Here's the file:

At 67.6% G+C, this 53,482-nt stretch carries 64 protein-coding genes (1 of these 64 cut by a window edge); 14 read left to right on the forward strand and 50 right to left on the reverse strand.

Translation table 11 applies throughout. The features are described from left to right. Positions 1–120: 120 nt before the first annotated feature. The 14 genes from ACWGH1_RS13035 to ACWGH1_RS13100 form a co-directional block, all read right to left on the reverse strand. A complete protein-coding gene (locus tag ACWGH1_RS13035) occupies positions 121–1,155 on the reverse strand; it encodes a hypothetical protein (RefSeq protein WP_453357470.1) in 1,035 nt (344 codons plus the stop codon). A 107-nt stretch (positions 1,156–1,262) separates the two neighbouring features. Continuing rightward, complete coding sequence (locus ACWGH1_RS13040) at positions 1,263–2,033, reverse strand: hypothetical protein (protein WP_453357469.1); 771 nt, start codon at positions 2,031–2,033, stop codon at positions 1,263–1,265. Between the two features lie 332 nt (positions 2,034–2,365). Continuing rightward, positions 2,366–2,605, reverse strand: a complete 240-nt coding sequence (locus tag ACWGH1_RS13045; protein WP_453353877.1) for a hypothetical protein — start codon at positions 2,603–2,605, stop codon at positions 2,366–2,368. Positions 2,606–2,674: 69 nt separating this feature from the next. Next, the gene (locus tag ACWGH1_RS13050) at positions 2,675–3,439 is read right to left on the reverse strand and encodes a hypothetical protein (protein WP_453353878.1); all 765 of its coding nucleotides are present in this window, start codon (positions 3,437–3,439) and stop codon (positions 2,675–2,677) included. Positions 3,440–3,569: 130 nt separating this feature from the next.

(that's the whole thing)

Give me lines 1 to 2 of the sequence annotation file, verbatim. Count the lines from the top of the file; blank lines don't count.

At 67.6% G+C, this 53,482-nt stretch carries 64 protein-coding genes (1 of these 64 cut by a window edge); 14 read left to right on the forward strand and 50 right to left on the reverse strand.

Translation table 11 applies throughout. The features are described from left to right. Positions 1–120: 120 nt before the first annotated feature. The 14 genes from ACWGH1_RS13035 to ACWGH1_RS13100 form a co-directional block, all read right to left on the reverse strand. A complete protein-coding gene (locus tag ACWGH1_RS13035) occupies positions 121–1,155 on the reverse strand; it encodes a hypothetical protein (RefSeq protein WP_453357470.1) in 1,035 nt (344 codons plus the stop codon). A 107-nt stretch (positions 1,156–1,262) separates the two neighbouring features. Continuing rightward, complete coding sequence (locus ACWGH1_RS13040) at positions 1,263–2,033, reverse strand: hypothetical protein (protein WP_453357469.1); 771 nt, start codon at positions 2,031–2,033, stop codon at positions 1,263–1,265. Between the two features lie 332 nt (positions 2,034–2,365). Continuing rightward, positions 2,366–2,605, reverse strand: a complete 240-nt coding sequence (locus tag ACWGH1_RS13045; protein WP_453353877.1) for a hypothetical protein — start codon at positions 2,603–2,605, stop codon at positions 2,366–2,368. Positions 2,606–2,674: 69 nt separating this feature from the next. Next, the gene (locus tag ACWGH1_RS13050) at positions 2,675–3,439 is read right to left on the reverse strand and encodes a hypothetical protein (protein WP_453353878.1); all 765 of its coding nucleotides are present in this window, start codon (positions 3,437–3,439) and stop codon (positions 2,675–2,677) included. Positions 3,440–3,569: 130 nt separating this feature from the next.